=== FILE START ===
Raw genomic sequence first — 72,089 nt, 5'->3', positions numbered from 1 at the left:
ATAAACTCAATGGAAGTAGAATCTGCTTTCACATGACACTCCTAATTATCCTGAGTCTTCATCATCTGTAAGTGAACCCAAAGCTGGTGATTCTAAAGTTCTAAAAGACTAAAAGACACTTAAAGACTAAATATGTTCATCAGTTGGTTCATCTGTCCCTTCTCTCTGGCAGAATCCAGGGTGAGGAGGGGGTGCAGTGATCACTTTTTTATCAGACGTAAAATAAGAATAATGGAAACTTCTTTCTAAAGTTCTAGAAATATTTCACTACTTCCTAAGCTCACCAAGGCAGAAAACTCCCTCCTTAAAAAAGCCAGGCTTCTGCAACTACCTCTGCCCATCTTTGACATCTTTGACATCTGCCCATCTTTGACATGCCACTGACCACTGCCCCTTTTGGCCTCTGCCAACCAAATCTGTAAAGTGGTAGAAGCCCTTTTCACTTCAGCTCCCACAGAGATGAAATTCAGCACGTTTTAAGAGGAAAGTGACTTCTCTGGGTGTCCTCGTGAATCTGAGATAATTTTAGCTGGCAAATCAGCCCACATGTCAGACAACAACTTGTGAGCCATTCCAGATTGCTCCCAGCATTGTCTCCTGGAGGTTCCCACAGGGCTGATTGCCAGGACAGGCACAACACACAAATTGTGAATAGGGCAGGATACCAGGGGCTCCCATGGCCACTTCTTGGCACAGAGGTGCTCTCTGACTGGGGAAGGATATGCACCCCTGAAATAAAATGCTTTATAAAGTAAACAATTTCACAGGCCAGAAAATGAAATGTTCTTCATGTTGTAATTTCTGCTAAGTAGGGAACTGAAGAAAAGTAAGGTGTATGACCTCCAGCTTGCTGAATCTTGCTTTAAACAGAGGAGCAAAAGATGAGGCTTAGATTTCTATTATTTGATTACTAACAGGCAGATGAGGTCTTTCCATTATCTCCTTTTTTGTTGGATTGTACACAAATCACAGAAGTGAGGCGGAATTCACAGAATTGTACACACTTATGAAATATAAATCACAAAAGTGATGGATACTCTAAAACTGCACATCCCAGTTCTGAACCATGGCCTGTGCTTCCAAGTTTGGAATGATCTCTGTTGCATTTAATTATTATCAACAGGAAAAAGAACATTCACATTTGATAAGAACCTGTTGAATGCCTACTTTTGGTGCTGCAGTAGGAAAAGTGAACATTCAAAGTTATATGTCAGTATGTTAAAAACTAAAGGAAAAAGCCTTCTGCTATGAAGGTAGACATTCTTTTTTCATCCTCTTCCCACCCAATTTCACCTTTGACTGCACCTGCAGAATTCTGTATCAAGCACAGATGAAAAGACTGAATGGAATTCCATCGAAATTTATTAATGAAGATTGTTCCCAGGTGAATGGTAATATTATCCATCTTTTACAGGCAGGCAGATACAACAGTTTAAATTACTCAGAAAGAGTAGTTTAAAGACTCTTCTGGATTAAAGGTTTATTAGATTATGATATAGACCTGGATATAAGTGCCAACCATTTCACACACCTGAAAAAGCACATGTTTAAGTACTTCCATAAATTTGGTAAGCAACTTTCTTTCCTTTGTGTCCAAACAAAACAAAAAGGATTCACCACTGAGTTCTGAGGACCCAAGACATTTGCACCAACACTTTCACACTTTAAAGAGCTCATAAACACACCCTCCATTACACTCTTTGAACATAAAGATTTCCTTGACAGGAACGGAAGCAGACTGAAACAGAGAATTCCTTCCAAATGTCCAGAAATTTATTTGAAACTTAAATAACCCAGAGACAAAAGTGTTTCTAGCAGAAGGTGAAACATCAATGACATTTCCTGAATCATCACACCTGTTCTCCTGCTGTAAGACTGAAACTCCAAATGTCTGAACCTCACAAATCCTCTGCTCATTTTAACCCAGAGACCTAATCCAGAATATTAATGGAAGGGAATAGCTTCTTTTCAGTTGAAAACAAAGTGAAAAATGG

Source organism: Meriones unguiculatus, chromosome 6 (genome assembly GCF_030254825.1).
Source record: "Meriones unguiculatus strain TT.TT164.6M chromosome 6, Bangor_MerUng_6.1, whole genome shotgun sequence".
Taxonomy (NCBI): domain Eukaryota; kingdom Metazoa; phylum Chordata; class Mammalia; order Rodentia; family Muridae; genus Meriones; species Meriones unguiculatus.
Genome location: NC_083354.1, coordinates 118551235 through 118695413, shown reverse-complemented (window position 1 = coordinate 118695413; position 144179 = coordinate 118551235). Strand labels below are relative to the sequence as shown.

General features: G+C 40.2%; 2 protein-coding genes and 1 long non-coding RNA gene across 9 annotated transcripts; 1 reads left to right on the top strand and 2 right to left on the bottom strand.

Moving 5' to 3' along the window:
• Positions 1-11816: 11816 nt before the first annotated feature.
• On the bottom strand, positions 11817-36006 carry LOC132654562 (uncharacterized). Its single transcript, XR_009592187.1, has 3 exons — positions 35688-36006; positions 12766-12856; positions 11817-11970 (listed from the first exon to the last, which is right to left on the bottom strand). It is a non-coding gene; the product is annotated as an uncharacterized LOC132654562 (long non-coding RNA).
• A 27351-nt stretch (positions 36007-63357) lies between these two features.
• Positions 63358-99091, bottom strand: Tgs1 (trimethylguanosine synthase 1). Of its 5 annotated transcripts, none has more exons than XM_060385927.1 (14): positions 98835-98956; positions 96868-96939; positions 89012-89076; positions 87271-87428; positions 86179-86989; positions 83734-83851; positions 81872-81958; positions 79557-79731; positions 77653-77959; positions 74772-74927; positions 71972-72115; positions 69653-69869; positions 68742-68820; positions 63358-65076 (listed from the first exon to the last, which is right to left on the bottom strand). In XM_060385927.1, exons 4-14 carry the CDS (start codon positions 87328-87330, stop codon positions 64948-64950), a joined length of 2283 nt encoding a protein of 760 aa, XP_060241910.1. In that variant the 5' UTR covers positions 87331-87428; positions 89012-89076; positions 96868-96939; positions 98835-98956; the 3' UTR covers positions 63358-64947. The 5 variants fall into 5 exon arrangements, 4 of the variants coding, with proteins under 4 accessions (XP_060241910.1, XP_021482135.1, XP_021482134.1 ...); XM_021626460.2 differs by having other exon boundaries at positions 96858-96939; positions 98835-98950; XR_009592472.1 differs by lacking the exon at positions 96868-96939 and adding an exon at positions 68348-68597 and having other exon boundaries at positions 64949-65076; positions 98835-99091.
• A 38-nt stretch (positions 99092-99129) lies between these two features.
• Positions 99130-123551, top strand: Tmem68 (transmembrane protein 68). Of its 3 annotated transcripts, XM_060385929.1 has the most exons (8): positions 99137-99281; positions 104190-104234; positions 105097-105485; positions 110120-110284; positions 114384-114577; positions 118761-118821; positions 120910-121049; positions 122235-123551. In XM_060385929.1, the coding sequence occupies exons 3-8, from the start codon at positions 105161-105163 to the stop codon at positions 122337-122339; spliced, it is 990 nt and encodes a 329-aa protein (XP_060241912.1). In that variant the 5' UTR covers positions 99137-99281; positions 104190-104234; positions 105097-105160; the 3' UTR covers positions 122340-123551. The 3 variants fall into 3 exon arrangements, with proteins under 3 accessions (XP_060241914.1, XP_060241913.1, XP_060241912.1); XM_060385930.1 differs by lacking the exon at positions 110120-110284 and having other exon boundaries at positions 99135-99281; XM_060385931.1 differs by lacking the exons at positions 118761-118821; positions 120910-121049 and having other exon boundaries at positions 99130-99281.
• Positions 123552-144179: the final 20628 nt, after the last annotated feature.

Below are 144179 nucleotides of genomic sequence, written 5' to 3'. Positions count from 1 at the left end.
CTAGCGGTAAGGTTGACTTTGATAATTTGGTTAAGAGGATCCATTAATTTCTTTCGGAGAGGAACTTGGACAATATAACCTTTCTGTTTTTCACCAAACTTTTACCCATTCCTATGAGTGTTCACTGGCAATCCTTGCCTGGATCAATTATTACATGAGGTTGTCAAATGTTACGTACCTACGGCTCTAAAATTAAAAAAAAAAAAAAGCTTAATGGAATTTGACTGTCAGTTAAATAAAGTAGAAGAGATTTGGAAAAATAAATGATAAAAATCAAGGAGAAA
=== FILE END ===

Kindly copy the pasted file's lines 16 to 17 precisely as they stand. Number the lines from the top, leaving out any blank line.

Below are 144179 nucleotides of genomic sequence, written 5' to 3'. Positions count from 1 at the left end.
CTAGCGGTAAGGTTGACTTTGATAATTTGGTTAAGAGGATCCATTAATTTCTTTCGGAGAGGAACTTGGACAATATAACCTTTCTGTTTTTCACCAAACTTTTACCCATTCCTATGAGTGTTCACTGGCAATCCTTGCCTGGATCAATTATTACATGAGGTTGTCAAATGTTACGTACCTACGGCTCTAAAATTAAAAAAAAAAAAAAGCTTAATGGAATTTGACTGTCAGTTAAATAAAGTAGAAGAGATTTGGAAAAATAAATGATAAAAATCAAGGAGAAA